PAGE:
Basic recession economics says that when you end up with too much of some commodity, too much inventory that you can’t otherwise sell, you have to cut the price in order to move it. Discounting is a feature of those times. What about a monetary panic? This might sound weird, but same thing.

In other words, if you have too much cash (stay with me) and not enough takers, then the price you’ll accept to lend that cash must fall to accommodate the lack of demand.

How can that possibly be consistent with a bank panic, you ask?

An interest rate declining during a monetary crisis is the last thing you would expect – but only because Economics has done such a poor job of keeping up with the way the monetary world actually works. It’s actually not that difficult to appreciate, at least in this first part of our exercise.

Imagine you are a cash-rich bank while chaos rages all around you. Risk averse, absolutely, therefore you want the highest, best possible security for your cash. The best quality collateral, that is.

What if no one has any?

In other words, you’ve got spare cash and don’t mind carefully parceling it out but you can’t find any takers. Not for lack of willingness, mind you; it’s a crisis, after all, and the line is out the door. Counterparties would love to borrow every last nickel you’d offer, but they can’t because you’ll only accept the highest quality collateral in return which they don’t have and can’t get.

Thus, what happens next is the same basic economics (small “e”). You discount the price you’ll accept for lending cash, even during a panic, just to generate any return you can. Since there aren’t many showing up with acceptable collateral, you’ll go down even close to a zero interest rate if that’s what it takes.

While it sounds far-fetched, this isn’t some rhetorical exercise for purposes of theoretical examinations. It actually happened during the “somehow” Global Financial Crisis:

Notice how the repo rate fell to the lowest during the worst parts: beginning right at the outset, August 9, 2007; around year-end 2007; Bear Stearns; and then everything after the GSE’s were taken into conservatorship the week before Lehman/AIG.

Now, let’s imagine what must have been happening on the other side of repo. The collateral side. In a mad dash to preserve individual liquidity margins, even survival, pristine collateral is in huge, overwhelming demand.

The most pristine of pristine collateral is the Treasury bill (always OTR, and effectively a money equivalent). Again, basic economics; the price for collateral is driven way, way up. But since bonds also have yields, as the price for the securities skyrockets the rates associated with them must therefore plummet.

Furthermore, since T-bills are a money equivalent to transactions like repo, the net result is even more downward pressure on repo rates as well as federal funds. A monetary panic whereby several money rates all plunge. It has nothing to do with the Fed’s (futile, useless) rate cuts; as you can see above, the FOMC is following the market lower, confused the whole way down.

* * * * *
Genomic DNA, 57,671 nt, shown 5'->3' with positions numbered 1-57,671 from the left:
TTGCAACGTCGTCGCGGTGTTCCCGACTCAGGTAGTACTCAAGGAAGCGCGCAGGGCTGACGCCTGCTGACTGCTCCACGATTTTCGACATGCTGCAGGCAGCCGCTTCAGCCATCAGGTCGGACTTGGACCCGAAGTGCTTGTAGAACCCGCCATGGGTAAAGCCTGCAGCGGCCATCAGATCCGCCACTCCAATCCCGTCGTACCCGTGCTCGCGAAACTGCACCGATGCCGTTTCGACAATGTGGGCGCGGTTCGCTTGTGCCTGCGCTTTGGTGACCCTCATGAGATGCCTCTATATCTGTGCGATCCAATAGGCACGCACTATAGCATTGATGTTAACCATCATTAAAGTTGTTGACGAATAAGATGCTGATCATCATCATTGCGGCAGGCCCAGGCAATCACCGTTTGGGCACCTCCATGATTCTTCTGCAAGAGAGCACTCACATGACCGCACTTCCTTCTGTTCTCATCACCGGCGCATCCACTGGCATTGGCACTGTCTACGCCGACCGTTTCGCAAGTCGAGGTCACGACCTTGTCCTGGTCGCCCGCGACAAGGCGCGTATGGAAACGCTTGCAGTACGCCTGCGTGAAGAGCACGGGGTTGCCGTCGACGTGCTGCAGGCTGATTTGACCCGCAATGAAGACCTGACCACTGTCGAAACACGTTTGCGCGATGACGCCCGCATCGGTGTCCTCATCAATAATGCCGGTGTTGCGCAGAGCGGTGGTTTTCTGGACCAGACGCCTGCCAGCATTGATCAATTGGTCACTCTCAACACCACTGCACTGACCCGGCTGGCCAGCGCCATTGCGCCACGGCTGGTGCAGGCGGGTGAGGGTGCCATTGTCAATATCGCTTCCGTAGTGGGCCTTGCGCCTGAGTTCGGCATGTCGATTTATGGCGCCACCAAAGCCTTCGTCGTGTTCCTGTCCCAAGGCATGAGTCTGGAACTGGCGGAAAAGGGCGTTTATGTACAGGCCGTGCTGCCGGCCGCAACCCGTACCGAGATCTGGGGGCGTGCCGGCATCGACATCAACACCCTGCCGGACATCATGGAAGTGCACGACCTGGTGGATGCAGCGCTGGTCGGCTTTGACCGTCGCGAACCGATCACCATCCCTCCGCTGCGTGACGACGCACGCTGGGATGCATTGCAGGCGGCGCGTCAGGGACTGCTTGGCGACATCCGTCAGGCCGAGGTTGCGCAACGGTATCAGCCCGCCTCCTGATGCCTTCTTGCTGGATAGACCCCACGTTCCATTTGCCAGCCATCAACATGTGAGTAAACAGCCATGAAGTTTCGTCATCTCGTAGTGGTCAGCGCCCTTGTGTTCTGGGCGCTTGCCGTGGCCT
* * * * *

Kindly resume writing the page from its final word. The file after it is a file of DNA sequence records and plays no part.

It’s not exactly, pretty much nothing like how you are taught to picture panics.

I’ll have (a lot) more to say about this topic in my upcoming Follow The Money piece, the next one to be released next week.

For now, the main message is simply this: the monetary system is far more complicated (just wait until we dive further into that collateral side) than it is made out to be. What we are all taught is that it is very simple, starting with the center and that center being central banks.

Nope. What the Fed has done since September 2019’s repo rumble is to create more bank reserves because that’s what the Economics textbook says is supposed to happen when confronted with a shortage; and that shortage denoted only by rising rates. High money rates, add more money. In this case, repo outbreak in September, therefore more bank reserves (via both POMO’s and TOMO’s).

But that’s not necessarily the whole picture, or even much of it. What about shortage of collateral and low money rates? Don’t bother asking because no one at the Fed will or can answer the question. You’d think they’d have learned something from 2008, instead officials have been busy convincing the world: 1. It was all about subprime mortgages, and therefore far out of anyone’s ability to control; and, 2. What they did do during the crisis was incredibly effective, don’t ask for details, and kept the situation from spiraling into something even worse than the worst global economic damage in eighty years.

Things are much more complex, and that, in a nutshell, is why Jay Powell keeps talking about closing his new repo windows but they’ve only ended up being made larger. To wit:

There is far more going on here than what’s ever been written into the Economics textbook. It’s also why no one can come up with a reasonable explanation for what happened in September, and therefore why what just happened (and may still be happening) in global markets took “everyone”, including those at the Fed, by complete surprise.

In the simple model, lower rates equal success. In the real world, it depends.

And when you see a massive, panicky dash into pristine collateral, driving at least those rates lower, resulting global liquidations aren’t so shocking and unexpected. It’s not so easy being Jay Powell, “printing bank reserves” on demand, he just keeps telling you it is. You don’t have to listen to his garbage about “stimulus.”

Embrace the chaos; at the very least, recognize it.